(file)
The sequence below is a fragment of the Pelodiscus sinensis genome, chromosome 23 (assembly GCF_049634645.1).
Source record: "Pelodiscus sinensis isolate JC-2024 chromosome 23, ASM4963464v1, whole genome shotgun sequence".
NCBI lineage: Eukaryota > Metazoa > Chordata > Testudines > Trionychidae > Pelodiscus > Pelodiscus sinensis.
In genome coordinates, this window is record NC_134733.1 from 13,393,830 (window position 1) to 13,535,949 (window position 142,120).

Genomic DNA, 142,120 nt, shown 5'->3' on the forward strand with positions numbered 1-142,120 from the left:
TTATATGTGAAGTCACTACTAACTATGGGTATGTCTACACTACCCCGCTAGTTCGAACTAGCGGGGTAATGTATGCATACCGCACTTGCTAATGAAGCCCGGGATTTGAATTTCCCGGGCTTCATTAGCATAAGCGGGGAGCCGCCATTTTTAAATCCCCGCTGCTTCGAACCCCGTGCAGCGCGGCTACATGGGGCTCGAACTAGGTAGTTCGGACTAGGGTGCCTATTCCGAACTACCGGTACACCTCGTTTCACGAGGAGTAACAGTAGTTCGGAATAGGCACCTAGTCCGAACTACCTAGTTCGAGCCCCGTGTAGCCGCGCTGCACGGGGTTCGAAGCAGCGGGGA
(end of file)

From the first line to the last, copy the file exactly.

The sequence below is a fragment of the Pelodiscus sinensis genome, chromosome 23 (assembly GCF_049634645.1).
Source record: "Pelodiscus sinensis isolate JC-2024 chromosome 23, ASM4963464v1, whole genome shotgun sequence".
NCBI lineage: Eukaryota > Metazoa > Chordata > Testudines > Trionychidae > Pelodiscus > Pelodiscus sinensis.
In genome coordinates, this window is record NC_134733.1 from 13,393,830 (window position 1) to 13,535,949 (window position 142,120).

Genomic DNA, 142,120 nt, shown 5'->3' on the forward strand with positions numbered 1-142,120 from the left:
TTATATGTGAAGTCACTACTAACTATGGGTATGTCTACACTACCCCGCTAGTTCGAACTAGCGGGGTAATGTATGCATACCGCACTTGCTAATGAAGCCCGGGATTTGAATTTCCCGGGCTTCATTAGCATAAGCGGGGAGCCGCCATTTTTAAATCCCCGCTGCTTCGAACCCCGTGCAGCGCGGCTACATGGGGCTCGAACTAGGTAGTTCGGACTAGGGTGCCTATTCCGAACTACCGGTACACCTCGTTTCACGAGGAGTAACAGTAGTTCGGAATAGGCACCTAGTCCGAACTACCTAGTTCGAGCCCCGTGTAGCCGCGCTGCACGGGGTTCGAAGCAGCGGGGA